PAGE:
Edgar Allan Poe’s 1839 story The Fall of the House of Usher would seem a natural for an opera: it’s got drama, tragedy, a single setting, a small number of voices and a big ending. But attempts have been rare – at least a couple since Philip Glass’ 1987 scoring with librettist Arthur Yorinks, but they seem to have been the first since Debussy abandoned his effort in 1917.

The Usher twins, Madeline and Roderick
© Operabox TV | Boston Lyric Opera

Glass and Yorinks’ Fall of the House of Usher (they drop the first article from the title) has seen a few productions since its premiere at the American Repertory Theatre, staged by director Richard Foreman. Wolf Trap Opera’s setting in a Washington, DC, warehouse in 2017 might have been the most recent before the Boston Lyric Opera included it in their 2020-2021 season. 

It turns out to have been the only production the BLO could salvage from its schedule under lockdown conditions. Director James Darrah and writer Raúl Santos have both worked in film as well as stage, and kept much of the cast and crew intact while changing course to craft a streaming production. Their realization is a work of unbridled creativity, an engrossing piece of film which, nevertheless, might have benefited from a bridle.

William rides to the Usher House
© Operabox TV | Boston Lyric Opera

In fairness, Poe’s story is vague and dreamlike and Glass’ opera contains lengthy instrumental passages that don’t advance the plot. Both invite wandering. Darrah’s and Santos’ wandering brought them to a second, entirely separate storyline about a young girl illegally crossing the Mexican border into the United States and, on top of that, an abstract musing about television realized primarily through repurposed film footage, including some disturbing imagery, suggestive of if not actually depicting violence to animals.

Poe’s story is told using stop-motion puppetry, and the immigrant’s tale via charcoal animation. The three narratives are intercut, with the music becoming the through line. It ends up seeming something like a scrimmage between artist William Kentridge and ‘supermarionation’ children’s show animator Gerry Anderson.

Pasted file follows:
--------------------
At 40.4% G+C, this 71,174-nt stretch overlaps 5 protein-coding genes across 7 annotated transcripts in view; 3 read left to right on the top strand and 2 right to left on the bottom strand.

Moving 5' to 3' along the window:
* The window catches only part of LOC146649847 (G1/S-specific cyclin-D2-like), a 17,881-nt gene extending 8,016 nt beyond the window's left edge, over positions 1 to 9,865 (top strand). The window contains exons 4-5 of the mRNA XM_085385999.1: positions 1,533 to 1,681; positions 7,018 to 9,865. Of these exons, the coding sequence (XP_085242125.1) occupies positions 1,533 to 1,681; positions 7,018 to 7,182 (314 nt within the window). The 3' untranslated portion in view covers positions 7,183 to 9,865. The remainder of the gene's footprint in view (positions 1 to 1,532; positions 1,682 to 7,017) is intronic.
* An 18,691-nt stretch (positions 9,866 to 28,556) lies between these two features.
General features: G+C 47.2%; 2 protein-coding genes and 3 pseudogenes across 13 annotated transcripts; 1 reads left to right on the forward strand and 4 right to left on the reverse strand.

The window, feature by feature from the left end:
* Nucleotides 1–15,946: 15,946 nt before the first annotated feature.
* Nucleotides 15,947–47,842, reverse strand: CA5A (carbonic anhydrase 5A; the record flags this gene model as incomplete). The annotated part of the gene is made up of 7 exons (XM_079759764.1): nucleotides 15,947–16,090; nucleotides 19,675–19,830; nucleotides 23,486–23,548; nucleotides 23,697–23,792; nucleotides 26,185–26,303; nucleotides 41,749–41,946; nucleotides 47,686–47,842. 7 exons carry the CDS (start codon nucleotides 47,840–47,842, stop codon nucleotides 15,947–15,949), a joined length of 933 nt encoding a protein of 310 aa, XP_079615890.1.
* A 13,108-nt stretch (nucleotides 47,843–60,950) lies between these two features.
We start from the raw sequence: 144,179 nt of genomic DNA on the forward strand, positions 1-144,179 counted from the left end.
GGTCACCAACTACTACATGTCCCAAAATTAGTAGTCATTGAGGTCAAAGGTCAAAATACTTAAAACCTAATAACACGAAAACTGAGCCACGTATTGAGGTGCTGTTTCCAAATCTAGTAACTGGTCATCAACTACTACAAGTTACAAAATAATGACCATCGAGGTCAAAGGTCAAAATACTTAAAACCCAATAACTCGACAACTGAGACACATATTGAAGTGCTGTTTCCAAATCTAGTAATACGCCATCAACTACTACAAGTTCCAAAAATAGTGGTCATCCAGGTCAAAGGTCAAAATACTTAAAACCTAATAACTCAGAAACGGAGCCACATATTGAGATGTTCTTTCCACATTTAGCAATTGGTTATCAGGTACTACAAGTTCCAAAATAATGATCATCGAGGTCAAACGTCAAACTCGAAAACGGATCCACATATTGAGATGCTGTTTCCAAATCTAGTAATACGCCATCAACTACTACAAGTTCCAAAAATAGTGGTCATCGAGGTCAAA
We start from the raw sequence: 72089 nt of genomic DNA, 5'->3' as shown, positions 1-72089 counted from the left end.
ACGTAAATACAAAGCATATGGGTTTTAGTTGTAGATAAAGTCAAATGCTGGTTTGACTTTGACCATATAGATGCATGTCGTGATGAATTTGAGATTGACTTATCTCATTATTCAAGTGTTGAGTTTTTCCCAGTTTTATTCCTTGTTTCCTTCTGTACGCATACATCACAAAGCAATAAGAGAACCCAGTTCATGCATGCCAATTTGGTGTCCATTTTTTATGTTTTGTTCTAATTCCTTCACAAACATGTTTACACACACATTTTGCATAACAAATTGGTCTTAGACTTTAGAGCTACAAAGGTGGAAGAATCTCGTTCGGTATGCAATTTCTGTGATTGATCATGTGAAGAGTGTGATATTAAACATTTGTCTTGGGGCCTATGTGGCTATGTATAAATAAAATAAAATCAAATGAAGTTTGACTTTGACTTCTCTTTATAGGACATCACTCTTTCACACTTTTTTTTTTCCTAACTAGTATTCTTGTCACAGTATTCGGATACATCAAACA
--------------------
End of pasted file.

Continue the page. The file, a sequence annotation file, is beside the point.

Luna arrives at the detention facility
© Operabox TV | Boston Lyric Opera

It was, in other words, a lot to take in, and savvy viewers would be wise to refresh themselves on Poe’s tale before hitting ‘play’. The other streams will more or less take care of themselves but with everything going on, Poe gets a bit lost in the mire. Including the music. Glass’ score holds the film together, functioning quite well in carrying all of the action. But with singers and musicians not shown, the music often functions more as soundtrack than score. It’s beautifully played, with all of the precision that Glass demands (the strict timing facilitated recording musicians one-by-one with a click track, under the supervision of Music Director David Angus) and fantastically recorded – the percussion especially pops like machine guns and music boxes. Among the cast, Chelsea Basler as Madeline and Daniel Belcher as William in particular shine.

But by the time the house comes down, the parts no longer fit. That would be more of a criticism if there were any indication that the production team thought they did, but the motives here are anything but clear. As with, say, Aldous Huxley’s novel End of the World News or Todd Haynes’ film Poison, the disconnect is to be accepted or rejected from the outset. Will failed immigration policies make America collapse like the House of Usher? Worrying about it won’t make it make sense. But letting it happen makes for an enjoyable night at the opera at home. 

 

This performance was reviewed from the Operabox TV video stream

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